Staying Home Pays Off

Staying Home Pays Off

Matt and Mike Snyder play summer ball locally, spurring upstart Carney Pirates.

Matt Snyder hit eight home runs to lead the University of Mississippi baseball team this spring, and the Rebels advanced all the way for the NCAA Super Regional, a three-game series that they eventually dropped to the University of Virginia.

And although that power surge came on the heels of Snyder’s eye-popping performance as a senior at Westfield, where he set three school records with 15 home runs, 40 RBIs and a slugging percentage of 1.197, Snyder entered this summer with one goal: gaining weight.

That, he knew, would further increase his power numbers.

So instead of playing in South Carolina’s Coastal Plain League, Snyder asked Ole Miss for an exemption, saying that he and his twin brother, fellow Rebel Mike Snyder, would benefit more from staying home. In Centreville, working -- an obvious, away-from-home requirement -- was unnecessary. So was cooking. Linda Snyder had that covered.

“I’m crushing my mom’s cooking right now,” joked Matt Snyder. “She makes some good food, and she’s been putting all kinds of weight on us.”

Since early June, Matt and Mike Snyder have both played integral parts for the Carney Pirates, a second-year entrant in the Clark C. Griffith Collegiate Baseball League. Because of the Snyder twins and others, Carney has challenged the Vienna Senators atop the league’s standings with a mark of 15-7 through Wednesday morning.

“We just come out here every at-bat, every pitch and make the plays and have good at-bats,” said Mike Snyder, who has found his groove this summer, hitting .286 with two home runs and eight RBIs prior to Monday’s contest against the Southern Maryland Cardinals. “We string ‘em all together, and that’s why we’ve been doing pretty well in this league so far.”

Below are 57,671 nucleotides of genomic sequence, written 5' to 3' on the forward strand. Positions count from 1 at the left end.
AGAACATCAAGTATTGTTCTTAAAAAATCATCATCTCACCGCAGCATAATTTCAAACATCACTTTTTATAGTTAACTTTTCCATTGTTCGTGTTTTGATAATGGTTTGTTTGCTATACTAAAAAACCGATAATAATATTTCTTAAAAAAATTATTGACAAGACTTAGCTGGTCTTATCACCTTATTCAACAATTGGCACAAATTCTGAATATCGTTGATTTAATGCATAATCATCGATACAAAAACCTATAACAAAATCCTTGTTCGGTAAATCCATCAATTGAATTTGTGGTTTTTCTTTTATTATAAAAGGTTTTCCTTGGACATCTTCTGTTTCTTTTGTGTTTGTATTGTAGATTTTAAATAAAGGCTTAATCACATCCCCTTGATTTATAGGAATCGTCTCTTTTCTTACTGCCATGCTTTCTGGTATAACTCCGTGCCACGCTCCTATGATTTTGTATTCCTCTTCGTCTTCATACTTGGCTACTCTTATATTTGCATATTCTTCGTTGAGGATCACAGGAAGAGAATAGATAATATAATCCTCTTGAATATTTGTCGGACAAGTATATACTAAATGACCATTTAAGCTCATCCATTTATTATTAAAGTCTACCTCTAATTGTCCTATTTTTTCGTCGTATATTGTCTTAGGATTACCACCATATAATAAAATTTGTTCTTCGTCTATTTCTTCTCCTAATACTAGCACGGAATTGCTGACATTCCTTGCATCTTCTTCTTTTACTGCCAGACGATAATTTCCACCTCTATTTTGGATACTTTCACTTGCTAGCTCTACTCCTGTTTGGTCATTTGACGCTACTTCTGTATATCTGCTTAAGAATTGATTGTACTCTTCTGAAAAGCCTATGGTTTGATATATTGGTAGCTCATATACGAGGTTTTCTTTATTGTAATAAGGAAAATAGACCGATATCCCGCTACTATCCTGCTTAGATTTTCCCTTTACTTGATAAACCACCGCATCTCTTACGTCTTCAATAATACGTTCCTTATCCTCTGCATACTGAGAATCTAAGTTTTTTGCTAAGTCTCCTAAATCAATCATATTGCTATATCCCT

In five head-to-head meetings this season, the Pirates hold a 3-2 advantage, although they’ve lost the past two contests, including Tuesday night’s 7-1 decision that dropped Carney’s record to 15-7 this summer.

In addition to Matt and Mike Snyder, the Pirates dress 12 players who graduated from Paul VI. Meanwhile, from a baseball standpoint, Carney has been supported by its dynamic pitching staff. In 22 games, Carney pitchers had a combined ERA of 2.29 and have allowed a league-low 42 earned runs.

<b>THE SAME</b> thing that makes this team special for first-year manager Billy Emerson is the same thing that sometimes makes his head spin. Because he coached almost the entire group either at Paul VI or through various travel teams, Emerson is familiar with his players and how they operate.

They, in turn, are familiar with him.

“I still have to stay on them about everything,” Emerson joked.

Among the Paul VI guys that Emerson benefits from, infielder Matt Murakami has taken a liking to the wooden bats, as evidenced by his .308 batting average with eight RBIs and 12 runs scored through Monday.

One of three catchers on the team from Paul VI, Rob Lamas was hitting .333 through Monday. Same for shortstop Brett Bowers and catcher Chad Morgan -- both former Panthers.

Ironically, however, the team’s hottest hitter didn’t graduate from Paul VI and doesn’t look like one of the Snyder brothers. George Piccirilli gradated from Osbourn Park High School in Manassas and was hitting at a .359 clip. He led the team with six doubles and 14 RBIs.

“We’ve been getting the job done,” he said. “Getting guys on base and moving them over … quality plate appearances. That’s what our coach takes pride in us doing: going up there and having a quality at-bat.”

Emerson also pointed out that staying home to play summer ball has its share of distractions, whether those include after-game plans or more money in players’ pockets. (When traveling away from home to play summer baseball, working often rivals practice time and weightlifting, leaving players poor but strong.)

“There are more distractions for the local guys playing in this league than there are for the out-of-town guys,” Emerson said. “The out-of-town guys are here to play baseball.”

So too, apparently, are the Snyder twins.